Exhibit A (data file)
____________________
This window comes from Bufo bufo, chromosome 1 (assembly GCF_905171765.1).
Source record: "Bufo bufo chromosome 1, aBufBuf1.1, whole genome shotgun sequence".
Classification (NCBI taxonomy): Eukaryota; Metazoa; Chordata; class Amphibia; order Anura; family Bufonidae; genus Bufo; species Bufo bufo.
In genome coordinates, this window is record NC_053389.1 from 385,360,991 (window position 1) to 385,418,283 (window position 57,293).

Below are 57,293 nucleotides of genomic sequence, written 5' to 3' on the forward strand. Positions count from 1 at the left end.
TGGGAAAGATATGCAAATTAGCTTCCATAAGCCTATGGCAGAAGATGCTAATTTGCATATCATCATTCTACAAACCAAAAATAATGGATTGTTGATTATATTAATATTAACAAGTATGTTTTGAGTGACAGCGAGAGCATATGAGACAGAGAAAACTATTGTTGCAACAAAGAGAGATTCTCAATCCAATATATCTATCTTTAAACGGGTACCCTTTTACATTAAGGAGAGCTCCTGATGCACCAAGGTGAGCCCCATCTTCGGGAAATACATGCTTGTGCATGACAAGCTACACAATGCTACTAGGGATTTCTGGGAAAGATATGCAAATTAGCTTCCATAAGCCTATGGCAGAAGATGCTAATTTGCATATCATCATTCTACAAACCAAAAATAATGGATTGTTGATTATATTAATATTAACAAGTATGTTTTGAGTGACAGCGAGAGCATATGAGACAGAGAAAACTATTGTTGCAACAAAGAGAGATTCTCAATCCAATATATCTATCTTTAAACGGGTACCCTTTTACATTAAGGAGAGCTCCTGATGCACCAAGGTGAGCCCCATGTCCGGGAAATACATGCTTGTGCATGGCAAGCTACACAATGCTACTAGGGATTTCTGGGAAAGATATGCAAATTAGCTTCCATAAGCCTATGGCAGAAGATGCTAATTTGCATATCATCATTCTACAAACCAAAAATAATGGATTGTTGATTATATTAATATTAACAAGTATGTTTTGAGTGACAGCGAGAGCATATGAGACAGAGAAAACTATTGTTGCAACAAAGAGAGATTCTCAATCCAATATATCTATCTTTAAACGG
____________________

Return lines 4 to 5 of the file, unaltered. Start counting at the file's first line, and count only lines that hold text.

In genome coordinates, this window is record NC_053389.1 from 385,360,991 (window position 1) to 385,418,283 (window position 57,293).

Below are 57,293 nucleotides of genomic sequence, written 5' to 3' on the forward strand. Positions count from 1 at the left end.